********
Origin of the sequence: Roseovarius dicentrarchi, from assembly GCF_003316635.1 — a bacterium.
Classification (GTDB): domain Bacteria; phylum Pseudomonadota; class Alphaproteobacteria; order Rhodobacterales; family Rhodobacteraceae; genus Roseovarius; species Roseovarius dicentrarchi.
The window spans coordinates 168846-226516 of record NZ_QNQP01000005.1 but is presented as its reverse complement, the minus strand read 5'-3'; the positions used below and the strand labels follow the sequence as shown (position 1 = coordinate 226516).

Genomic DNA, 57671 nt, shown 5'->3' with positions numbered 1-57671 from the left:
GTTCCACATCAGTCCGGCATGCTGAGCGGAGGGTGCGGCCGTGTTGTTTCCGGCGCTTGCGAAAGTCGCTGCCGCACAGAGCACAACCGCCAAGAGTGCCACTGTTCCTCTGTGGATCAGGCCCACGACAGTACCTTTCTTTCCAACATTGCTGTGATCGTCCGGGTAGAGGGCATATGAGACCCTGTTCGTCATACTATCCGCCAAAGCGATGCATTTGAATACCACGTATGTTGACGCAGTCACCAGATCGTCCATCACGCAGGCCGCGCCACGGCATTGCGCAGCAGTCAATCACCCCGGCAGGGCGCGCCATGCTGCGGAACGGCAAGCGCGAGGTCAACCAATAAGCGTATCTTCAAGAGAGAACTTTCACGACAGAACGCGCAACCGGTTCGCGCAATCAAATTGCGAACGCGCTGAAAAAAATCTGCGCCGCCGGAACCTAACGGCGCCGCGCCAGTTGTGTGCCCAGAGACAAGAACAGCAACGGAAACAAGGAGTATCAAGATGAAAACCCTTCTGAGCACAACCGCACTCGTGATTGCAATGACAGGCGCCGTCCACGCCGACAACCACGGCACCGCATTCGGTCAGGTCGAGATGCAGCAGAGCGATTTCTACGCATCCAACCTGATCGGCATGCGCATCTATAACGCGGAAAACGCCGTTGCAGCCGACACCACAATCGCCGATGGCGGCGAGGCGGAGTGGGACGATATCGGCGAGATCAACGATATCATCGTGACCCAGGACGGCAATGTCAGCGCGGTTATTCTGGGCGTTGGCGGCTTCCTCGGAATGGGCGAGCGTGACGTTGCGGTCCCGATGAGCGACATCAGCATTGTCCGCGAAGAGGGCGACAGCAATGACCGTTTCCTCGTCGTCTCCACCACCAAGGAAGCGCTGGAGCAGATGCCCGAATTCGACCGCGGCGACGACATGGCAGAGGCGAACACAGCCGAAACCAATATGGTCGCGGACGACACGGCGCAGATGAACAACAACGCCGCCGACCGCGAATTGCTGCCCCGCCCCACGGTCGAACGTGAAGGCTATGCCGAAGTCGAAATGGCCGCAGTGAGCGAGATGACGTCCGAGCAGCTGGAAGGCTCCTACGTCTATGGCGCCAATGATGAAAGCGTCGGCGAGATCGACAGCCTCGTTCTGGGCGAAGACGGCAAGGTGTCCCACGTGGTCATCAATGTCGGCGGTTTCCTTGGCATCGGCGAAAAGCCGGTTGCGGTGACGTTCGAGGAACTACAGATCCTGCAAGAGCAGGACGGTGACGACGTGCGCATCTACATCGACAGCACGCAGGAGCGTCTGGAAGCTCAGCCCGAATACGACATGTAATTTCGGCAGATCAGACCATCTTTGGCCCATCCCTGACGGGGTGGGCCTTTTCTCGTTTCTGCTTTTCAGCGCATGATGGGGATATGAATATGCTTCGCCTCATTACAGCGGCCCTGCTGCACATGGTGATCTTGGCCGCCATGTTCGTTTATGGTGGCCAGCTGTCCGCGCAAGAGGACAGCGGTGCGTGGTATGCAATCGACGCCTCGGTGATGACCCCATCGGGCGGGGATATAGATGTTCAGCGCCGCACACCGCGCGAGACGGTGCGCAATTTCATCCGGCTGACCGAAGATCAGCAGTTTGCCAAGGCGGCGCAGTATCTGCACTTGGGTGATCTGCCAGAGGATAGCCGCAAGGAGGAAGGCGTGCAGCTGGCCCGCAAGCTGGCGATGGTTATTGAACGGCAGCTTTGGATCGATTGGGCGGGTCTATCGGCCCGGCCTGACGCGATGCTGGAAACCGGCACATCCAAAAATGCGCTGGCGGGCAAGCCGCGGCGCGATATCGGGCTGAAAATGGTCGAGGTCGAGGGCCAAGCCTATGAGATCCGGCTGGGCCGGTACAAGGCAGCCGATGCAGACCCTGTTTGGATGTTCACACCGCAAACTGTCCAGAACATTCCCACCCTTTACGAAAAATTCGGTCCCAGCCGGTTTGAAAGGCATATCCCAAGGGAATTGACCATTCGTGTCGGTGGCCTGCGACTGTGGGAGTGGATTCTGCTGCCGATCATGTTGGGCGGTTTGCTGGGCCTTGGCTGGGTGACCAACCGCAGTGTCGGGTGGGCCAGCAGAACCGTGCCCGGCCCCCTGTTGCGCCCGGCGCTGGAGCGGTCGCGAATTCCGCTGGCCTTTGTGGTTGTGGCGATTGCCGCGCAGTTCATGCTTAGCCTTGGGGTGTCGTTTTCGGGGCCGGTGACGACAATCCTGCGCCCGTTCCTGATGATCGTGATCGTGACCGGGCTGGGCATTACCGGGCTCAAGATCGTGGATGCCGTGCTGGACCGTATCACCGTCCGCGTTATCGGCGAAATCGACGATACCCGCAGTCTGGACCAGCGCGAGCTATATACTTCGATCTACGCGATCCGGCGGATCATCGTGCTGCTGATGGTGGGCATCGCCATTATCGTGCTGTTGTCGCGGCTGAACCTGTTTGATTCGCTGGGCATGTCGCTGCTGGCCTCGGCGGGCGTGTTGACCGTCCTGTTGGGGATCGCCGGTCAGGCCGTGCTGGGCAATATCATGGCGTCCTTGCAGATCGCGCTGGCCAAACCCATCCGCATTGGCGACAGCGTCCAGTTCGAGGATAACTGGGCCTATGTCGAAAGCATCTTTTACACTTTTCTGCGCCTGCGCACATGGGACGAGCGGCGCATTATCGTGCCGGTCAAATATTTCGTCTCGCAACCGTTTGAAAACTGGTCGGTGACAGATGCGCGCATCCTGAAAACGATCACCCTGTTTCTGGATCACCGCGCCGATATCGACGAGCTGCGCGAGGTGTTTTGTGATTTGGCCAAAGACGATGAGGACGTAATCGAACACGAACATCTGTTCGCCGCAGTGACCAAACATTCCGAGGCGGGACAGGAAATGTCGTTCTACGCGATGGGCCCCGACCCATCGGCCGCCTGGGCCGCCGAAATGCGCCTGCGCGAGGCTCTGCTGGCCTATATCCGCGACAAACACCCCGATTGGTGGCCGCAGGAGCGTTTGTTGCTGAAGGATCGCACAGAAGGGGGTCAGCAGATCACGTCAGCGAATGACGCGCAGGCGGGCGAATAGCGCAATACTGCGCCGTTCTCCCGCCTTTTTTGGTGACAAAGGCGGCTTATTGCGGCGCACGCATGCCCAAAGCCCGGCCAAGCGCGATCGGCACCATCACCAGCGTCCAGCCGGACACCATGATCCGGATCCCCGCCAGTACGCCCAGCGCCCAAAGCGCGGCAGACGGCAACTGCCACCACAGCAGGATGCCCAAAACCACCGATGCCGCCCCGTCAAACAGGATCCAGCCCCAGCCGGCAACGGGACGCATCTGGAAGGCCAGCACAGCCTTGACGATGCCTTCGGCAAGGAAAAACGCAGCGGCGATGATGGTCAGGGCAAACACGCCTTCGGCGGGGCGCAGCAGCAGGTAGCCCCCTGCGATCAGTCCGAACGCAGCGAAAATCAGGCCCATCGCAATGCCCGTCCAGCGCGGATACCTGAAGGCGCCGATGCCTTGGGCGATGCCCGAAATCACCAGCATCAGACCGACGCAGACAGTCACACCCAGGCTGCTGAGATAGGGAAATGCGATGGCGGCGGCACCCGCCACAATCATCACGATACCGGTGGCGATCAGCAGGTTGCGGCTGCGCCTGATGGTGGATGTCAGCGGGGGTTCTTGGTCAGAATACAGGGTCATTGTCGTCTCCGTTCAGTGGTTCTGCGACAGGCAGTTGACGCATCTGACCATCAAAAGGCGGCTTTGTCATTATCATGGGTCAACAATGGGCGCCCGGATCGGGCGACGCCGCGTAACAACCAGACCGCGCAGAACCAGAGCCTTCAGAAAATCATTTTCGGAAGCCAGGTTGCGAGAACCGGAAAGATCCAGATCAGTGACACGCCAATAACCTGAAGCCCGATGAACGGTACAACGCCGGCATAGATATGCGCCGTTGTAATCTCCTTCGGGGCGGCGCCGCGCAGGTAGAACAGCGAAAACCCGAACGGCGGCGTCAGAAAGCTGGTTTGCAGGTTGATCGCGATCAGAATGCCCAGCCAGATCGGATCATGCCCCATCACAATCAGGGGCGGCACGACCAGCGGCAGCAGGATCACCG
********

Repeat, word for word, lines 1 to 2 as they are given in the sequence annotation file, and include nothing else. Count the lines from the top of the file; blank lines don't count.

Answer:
Origin of the sequence: Roseovarius dicentrarchi, from assembly GCF_003316635.1 — a bacterium.
Classification (GTDB): domain Bacteria; phylum Pseudomonadota; class Alphaproteobacteria; order Rhodobacterales; family Rhodobacteraceae; genus Roseovarius; species Roseovarius dicentrarchi.